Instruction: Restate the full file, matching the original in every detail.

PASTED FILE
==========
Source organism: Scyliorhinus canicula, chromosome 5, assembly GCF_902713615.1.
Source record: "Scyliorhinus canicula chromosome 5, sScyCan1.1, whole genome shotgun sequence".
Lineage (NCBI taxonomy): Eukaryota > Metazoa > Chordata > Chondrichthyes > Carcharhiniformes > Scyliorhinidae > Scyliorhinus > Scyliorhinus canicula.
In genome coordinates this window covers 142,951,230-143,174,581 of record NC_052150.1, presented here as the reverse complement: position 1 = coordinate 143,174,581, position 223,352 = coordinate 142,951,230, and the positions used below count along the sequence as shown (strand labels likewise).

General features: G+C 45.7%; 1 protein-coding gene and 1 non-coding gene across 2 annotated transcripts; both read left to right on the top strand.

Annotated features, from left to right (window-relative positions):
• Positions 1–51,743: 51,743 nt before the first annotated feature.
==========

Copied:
Source organism: Scyliorhinus canicula, chromosome 5, assembly GCF_902713615.1.
Source record: "Scyliorhinus canicula chromosome 5, sScyCan1.1, whole genome shotgun sequence".
Lineage (NCBI taxonomy): Eukaryota > Metazoa > Chordata > Chondrichthyes > Carcharhiniformes > Scyliorhinidae > Scyliorhinus > Scyliorhinus canicula.
In genome coordinates this window covers 142,951,230-143,174,581 of record NC_052150.1, presented here as the reverse complement: position 1 = coordinate 143,174,581, position 223,352 = coordinate 142,951,230, and the positions used below count along the sequence as shown (strand labels likewise).

General features: G+C 45.7%; 1 protein-coding gene and 1 non-coding gene across 2 annotated transcripts; both read left to right on the top strand.

Annotated features, from left to right (window-relative positions):
• Positions 1–51,743: 51,743 nt before the first annotated feature.